Studio 10 was converted back into offices around 2002/2003 but its original location could still be seen if you looked at the north east corner of the building from outside as the windows it used were a slightly different shape and colour from all the others.

 

 

 

If you are wondering about Studio 6 – it is the name of a very pleasant restaurant and bar close by in Gabriel’s Wharf.  No, really.  I’m told the name came about because many employees used to regularly drink in the old Mulberry Bush pub over the road (where the current one is now located.)  When people wondered where somebody was, the answer was ‘He’s in studio 6.’ 

The Coin St redevelopment took place around 1988 and the old pub was demolished.  As a temporary replacement during the building work, a wooden pub was built in Gabriel’s Wharf and run by the owner of the original one.  The obvious name to call it was ‘Studio 6.’  The Mulberry re-opened but the temporary building remained and under new ownership became a very popular bar/restaurant.  The name has stuck and hopefully it will continue to exist for many more years, although Gabriel’s Wharf is earmarked for eventual redevelopment.  I for one would be very sad to see its charming, slightly ramshackle mix of cafes and little shops go.

 

 

 

Naturally I am biased, but to me the most interesting part of the building was occupied by Studios 1-3, which were to be found side by side on the ground floor.

The three main studios were very well designed with particularly clever lighting grids, designed by LWT staff LD John Fyfe.  These utilised monopoles (telescopes) but the track system had several crossovers enabling ‘scopes to be quickly moved from track to track.  This gave the LD a great deal of flexibility if things changed during rehearsals and lamps needed to be moved.  Rigging, which was done from gantries each side of the studios, was also very quick enabling fast turn-arounds from one show to the next.  The much older grids at Teddington were almost as good but did not have crossovers – ‘scopes had to be inserted by hand which could be done but was somewhat slower.  At BBC Elstree the grids are very similar to Teddington but do have some crossovers.  However, these take much longer to operate because cables have to be unplugged first.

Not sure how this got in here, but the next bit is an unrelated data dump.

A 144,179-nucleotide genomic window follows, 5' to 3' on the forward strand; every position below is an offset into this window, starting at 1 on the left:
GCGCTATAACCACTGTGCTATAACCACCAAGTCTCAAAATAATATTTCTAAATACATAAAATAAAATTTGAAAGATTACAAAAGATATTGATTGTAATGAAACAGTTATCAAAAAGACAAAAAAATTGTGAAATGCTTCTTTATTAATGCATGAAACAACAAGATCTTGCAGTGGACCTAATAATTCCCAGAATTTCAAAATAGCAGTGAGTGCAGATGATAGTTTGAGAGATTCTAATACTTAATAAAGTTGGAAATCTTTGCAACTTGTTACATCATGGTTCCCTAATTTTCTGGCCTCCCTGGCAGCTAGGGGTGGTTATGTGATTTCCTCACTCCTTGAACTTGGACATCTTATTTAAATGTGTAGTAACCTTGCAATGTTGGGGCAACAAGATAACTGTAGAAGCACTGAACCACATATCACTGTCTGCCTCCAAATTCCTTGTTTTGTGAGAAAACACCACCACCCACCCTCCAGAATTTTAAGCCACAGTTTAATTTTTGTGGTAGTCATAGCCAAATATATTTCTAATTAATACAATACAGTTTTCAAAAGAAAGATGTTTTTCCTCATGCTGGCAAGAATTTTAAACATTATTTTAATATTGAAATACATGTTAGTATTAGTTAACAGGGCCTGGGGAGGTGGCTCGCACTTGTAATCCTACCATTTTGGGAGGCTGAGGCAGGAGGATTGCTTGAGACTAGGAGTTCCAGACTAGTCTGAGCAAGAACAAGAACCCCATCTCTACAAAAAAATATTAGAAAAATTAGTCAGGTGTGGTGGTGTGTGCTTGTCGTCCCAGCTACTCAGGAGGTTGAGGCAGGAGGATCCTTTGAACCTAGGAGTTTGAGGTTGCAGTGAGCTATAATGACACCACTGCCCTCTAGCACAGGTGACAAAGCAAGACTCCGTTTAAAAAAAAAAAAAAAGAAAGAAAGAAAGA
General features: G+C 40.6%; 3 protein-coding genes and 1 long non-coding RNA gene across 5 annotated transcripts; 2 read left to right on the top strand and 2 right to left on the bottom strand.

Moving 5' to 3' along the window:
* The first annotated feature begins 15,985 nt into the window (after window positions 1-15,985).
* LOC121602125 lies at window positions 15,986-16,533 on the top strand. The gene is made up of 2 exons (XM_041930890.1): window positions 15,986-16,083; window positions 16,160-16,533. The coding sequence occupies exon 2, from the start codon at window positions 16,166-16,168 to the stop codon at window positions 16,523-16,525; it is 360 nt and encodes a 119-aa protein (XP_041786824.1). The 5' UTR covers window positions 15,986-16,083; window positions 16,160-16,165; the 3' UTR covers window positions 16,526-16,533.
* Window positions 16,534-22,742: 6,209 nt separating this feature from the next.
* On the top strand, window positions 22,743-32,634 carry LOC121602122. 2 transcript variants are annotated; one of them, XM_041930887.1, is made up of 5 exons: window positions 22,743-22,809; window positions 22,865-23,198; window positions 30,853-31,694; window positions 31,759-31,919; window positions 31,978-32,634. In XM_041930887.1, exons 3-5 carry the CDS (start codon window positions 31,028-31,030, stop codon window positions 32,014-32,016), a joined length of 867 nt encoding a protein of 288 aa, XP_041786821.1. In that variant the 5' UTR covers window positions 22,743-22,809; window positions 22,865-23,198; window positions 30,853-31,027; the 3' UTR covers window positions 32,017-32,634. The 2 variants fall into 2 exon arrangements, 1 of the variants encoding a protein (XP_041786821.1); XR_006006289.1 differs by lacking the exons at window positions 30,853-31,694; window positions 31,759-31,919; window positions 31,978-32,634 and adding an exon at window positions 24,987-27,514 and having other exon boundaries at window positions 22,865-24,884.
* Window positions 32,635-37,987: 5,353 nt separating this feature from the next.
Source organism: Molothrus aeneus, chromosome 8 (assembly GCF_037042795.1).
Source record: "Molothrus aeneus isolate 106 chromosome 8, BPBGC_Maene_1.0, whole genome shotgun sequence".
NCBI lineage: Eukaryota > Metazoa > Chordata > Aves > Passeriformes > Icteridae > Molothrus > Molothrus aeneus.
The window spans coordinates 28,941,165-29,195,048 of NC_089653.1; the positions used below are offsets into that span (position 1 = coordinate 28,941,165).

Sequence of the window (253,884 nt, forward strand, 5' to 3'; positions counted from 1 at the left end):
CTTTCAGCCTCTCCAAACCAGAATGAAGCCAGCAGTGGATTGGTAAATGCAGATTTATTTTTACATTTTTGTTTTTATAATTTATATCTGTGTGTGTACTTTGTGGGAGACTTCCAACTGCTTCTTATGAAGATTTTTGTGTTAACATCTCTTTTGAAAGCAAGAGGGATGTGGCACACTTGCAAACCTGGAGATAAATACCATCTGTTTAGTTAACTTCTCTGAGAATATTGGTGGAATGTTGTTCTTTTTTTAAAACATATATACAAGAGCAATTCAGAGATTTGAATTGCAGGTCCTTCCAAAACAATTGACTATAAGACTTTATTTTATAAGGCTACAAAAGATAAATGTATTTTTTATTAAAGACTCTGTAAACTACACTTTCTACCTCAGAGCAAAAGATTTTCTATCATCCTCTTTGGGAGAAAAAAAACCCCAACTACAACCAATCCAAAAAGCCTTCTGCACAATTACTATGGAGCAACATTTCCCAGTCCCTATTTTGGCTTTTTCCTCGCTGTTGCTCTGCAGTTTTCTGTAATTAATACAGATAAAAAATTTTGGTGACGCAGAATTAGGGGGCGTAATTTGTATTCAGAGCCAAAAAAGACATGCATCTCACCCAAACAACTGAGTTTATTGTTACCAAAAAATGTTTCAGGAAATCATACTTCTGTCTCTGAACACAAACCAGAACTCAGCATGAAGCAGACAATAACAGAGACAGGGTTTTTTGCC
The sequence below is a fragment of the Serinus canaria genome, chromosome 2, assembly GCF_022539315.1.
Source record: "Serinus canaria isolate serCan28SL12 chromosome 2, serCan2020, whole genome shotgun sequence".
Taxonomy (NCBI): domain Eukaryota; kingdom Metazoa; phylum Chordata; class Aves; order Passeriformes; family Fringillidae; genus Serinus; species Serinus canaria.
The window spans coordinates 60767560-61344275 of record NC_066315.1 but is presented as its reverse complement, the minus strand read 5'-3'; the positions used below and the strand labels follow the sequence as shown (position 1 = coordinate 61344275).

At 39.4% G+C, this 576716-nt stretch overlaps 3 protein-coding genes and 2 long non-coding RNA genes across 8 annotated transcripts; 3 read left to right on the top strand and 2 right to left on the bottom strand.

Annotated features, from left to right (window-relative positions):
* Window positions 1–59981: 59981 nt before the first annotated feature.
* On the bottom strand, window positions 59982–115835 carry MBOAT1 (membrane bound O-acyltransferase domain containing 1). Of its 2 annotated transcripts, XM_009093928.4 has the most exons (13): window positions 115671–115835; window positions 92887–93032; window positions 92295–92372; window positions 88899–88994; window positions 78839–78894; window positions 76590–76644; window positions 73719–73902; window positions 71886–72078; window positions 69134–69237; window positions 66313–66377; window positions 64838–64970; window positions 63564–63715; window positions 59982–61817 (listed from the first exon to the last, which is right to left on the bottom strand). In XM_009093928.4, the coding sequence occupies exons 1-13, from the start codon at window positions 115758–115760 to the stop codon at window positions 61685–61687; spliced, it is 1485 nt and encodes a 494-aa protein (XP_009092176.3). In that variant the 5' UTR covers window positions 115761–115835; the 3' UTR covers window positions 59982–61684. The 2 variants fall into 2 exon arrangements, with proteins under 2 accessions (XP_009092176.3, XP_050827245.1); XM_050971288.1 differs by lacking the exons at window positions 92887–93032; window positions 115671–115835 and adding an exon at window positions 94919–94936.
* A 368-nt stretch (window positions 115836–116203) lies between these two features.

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The photo above shows the excellent grid in the three main studios at The London Studios.  Lighting tracks were spaced 2 feet apart and between them were tracks for monitors and speakers.  Across the studio ran three transfer tracks enabling monopoles to be moved easily from one track to another without having to unplug the lamp.  This is very clever!
Below is the view from above. Photo thanks to Hannah Chambers.

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Another view of the best grid in any studio in the UK.
photo thanks to Kris Winser

 

A feature of the three main studios was that the gallery suites were all on the ground floor.  This was so sensible that it is astonishing that it took so many years for studio architects to realise the fact.  Most of the studios built in the following decade or so copied this (Limehouse, Maidstone, HTV Cardiff, Central Nottingham etc.)  In fact, when the BBC refurbished TC6 in the mid-nineties they moved its galleries to the ground floor because they knew that they had to compete with LWT for studio hire to independent companies.  However, inexplicably, the brand new studios at BBC Glasgow and MediaCity in Salford both have their galleries even higher – at gantry level, two floors up!  What were they thinking??!!  Certainly, from the point of view of the director and LD – both of whom often have to nip onto the studio floor several times a day, the absence of a long staircase to climb each time is very welcome.